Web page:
KP: How difficult was it for you to essentially have the cameras turned on you during the Hamilton piece [NOTE: In When Louis Met The Hamiltons, his subjects - disgraced Tory MP Neil Hamilton and his wife Christine - had charges of a sexual nature brought against them while Louis was filming, which meant he was captured on camera in most of the news footage documenting the proceedings.] ?

theroux-06.jpgTHEROUX: That was pretty awkward, actually. I’ve come to realize in making these documentaries that one of the things I enjoy about being in worlds that are different from the one I inhabit is a kind of invisibility. And that I can escape from my normal life, my day-to-day existence, and just sort of inhabit a parallel existence, whether it’s in a mega casino in Vegas or in a strange religious group in Topeka, Kansas. But when we were making the Hamiltons program suddenly I was in the spotlight. Instead of invisibility I was more exposed. People began writing articles about, “What is Louis Theroux doing in there,” and, “Who is this geeky character in the margins and why is he making a documentary.” And so that part of it was uncomfortable for me.

KP: At certain times there almost seemed to be a point where the Hamiltons were pulling you in front of them like a human shield.

THEROUX: That’s right. I don’t quite know what that was about, except that I think they were a little lost at sea as well, and maybe they felt that perhaps… I mean, I know they’d had a rough ride in the press, and maybe they felt that I could deflect some of the hostility a little bit? I’m really not sure.

KP: It almost seemed to me that you were the human version of when she was debating whether or not to walk out with the flowers in hand to the press conference.

THEROUX: That’s right. I think I was maybe a prop, a little bit. A talking point. And a way of maybe distracting people.

KP: How do you believe that, particularly the celebrity subjects, view participating in a “Louis Theroux” piece? You’ve done enough of them now that they certainly can anticipate what they’re in store for…

THEROUX: I think it varies from person to person. I think as people… there are celebrities who would feel that it would be a great thing for them to do, and it could help to reveal a side of them that they haven’t been able to show before. I think there are other celebrities who cultivate more of a low profile. They try to keep a low profile, and for them it would be less appropriate. I do know that the shows that we’ve done about celebrities, almost all of them, the subjects themselves have come out at the end feeling they did well out of it. That it was a good thing for them to have done.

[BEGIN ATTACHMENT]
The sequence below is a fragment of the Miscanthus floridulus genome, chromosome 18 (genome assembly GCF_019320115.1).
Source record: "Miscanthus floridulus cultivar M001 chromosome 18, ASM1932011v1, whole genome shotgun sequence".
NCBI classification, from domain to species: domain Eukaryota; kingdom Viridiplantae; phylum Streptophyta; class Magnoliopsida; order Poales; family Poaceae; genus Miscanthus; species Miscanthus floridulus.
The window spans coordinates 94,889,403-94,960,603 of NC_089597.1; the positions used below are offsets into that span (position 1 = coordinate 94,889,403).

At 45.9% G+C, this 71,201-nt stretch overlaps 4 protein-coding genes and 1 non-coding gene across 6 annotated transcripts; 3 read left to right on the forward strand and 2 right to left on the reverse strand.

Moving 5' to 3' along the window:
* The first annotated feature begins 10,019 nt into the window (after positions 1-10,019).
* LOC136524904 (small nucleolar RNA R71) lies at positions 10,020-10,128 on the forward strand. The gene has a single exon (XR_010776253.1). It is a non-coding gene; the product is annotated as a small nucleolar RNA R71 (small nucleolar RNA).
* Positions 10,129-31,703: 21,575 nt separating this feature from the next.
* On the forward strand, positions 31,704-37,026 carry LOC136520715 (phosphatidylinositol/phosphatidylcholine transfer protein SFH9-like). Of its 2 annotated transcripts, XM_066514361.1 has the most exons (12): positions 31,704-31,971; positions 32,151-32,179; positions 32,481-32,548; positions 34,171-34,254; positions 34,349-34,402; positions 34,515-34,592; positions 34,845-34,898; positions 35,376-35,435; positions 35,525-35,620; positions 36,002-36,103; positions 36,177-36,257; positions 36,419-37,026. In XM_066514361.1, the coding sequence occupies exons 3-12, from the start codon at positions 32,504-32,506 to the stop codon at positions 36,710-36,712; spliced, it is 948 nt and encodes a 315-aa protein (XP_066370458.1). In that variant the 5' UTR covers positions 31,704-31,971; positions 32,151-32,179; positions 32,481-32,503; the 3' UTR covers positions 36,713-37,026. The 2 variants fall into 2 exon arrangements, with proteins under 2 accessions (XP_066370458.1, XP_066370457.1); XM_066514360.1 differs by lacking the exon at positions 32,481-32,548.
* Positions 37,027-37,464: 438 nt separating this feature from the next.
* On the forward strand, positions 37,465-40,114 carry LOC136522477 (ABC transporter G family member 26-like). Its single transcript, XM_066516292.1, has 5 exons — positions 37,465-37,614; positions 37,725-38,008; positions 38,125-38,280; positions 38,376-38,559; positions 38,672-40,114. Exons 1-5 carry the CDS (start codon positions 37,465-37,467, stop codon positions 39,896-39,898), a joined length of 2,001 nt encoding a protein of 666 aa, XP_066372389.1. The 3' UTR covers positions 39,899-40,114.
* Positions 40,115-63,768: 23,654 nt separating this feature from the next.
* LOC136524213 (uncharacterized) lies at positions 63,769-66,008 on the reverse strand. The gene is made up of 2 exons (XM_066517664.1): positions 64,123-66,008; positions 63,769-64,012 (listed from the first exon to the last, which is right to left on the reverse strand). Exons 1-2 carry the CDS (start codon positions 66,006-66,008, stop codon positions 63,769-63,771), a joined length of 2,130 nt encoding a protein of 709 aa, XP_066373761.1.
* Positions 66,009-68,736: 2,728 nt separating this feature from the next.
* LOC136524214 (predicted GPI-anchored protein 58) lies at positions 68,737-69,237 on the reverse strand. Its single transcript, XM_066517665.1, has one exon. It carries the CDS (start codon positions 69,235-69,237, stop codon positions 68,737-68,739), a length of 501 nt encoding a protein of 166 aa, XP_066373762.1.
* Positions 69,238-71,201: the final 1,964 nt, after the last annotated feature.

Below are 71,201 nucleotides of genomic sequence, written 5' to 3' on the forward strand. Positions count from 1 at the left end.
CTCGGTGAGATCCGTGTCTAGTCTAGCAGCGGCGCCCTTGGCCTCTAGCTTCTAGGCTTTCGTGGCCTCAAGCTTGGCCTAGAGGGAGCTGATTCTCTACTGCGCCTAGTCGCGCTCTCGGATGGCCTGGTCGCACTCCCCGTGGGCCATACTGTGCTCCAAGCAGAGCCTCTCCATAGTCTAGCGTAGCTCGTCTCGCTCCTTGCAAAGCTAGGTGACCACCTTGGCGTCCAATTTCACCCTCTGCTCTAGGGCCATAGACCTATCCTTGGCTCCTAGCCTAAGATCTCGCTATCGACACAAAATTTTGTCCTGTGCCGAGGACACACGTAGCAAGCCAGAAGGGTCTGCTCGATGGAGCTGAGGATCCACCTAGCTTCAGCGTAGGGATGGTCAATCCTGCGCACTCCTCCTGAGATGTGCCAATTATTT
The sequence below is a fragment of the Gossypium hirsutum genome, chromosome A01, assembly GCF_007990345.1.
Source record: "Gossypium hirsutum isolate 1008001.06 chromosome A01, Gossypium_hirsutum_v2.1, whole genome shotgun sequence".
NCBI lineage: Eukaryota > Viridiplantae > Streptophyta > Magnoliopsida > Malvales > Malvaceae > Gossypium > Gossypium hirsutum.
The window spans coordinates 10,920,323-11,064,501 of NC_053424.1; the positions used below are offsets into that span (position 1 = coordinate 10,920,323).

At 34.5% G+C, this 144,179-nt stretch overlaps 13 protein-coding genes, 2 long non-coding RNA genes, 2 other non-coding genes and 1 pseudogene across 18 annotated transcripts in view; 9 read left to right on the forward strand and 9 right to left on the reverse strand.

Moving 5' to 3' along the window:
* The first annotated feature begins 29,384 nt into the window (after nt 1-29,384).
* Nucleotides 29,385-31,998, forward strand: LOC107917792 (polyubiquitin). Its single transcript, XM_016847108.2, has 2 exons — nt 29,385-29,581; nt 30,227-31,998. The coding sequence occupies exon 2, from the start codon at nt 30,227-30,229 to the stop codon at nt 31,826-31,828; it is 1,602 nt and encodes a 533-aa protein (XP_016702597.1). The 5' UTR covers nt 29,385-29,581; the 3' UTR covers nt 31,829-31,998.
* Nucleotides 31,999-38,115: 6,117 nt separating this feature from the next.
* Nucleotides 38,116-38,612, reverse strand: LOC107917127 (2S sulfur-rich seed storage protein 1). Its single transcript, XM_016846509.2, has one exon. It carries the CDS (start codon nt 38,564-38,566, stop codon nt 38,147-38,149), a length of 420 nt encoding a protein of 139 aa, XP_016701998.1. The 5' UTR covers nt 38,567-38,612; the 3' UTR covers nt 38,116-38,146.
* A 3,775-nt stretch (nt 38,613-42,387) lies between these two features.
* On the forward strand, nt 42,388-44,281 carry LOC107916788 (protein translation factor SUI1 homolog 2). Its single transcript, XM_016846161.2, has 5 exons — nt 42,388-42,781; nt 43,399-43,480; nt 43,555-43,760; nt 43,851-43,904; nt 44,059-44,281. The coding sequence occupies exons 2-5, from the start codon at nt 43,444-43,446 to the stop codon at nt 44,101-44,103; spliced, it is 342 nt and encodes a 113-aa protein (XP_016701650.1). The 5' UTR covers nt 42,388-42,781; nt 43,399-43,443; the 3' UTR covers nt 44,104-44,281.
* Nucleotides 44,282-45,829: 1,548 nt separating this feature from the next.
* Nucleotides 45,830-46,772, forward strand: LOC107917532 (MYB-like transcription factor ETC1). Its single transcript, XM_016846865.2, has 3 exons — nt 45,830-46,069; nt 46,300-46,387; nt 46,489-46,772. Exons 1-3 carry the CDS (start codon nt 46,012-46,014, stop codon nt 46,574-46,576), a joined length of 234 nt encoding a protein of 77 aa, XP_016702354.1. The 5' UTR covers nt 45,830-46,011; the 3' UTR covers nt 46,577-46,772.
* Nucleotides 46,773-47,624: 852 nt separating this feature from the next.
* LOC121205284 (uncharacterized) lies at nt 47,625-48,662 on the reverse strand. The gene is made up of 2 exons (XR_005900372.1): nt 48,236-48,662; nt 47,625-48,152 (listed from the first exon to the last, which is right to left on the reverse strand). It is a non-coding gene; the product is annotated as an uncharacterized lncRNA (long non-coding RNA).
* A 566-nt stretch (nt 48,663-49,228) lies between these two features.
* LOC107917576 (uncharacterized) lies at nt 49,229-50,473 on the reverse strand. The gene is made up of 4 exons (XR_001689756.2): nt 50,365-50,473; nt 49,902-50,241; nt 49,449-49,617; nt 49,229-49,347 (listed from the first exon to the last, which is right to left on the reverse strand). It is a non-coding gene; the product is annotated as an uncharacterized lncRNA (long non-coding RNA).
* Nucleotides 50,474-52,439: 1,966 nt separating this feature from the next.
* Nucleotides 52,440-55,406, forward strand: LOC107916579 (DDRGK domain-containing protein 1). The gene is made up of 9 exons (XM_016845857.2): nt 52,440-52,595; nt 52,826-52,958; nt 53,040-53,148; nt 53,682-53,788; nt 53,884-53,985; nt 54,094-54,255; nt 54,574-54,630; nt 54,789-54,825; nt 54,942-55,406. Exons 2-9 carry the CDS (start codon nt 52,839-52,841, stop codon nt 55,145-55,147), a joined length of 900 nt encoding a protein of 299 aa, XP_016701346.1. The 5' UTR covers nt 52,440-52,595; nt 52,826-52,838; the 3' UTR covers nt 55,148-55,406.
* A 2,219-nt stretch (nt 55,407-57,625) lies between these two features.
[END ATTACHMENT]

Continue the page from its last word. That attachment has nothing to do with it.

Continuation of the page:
KP: Who do you think had the clearest sense of agenda about doing the piece?

THEROUX: I would say maybe… because everyone has some kind of an agenda, even if it’s just raising their profile or casting themselves in a better light. Max Clifford, who’s a celebrity publicist over here, who represents celebrities - among them Simon Cowell, I think - and he helps them hurdle the media. He obviously had an agenda - which was to try to show how he could manipulate me and reveal me and sort of beat me at my own game kind of thing. So his was the one where…

KP: He almost seemed vindictive.

THEROUX: He seemed kind of… with Jimmy Savile, you felt like he was battling me, and trying to manipulate me and manipulate the process a bit and, as it were, produce events that showed him in a different light. And that was all fine. It was a lot of fun. With Max Clifford, he did it in a different way. He planted stories about me in the papers and arranged for journalists and paparazzi to be around wherever we were about to turn up and film. And so that was more uncomfortable, definitely.

KP: It almost seemed like he was trying to teach you a lesson.

THEROUX: I think he was trying to teach me a lesson. I think he felt as though I wasn’t playing ball. I wasn’t playing the Max Clifford game. He had a certain way of operating, and I think he must have felt as though I wasn’t cooperating. And so I think he decided, as you say, to teach me a lesson by showing me… just giving me a taste of… well, bad publicity, really.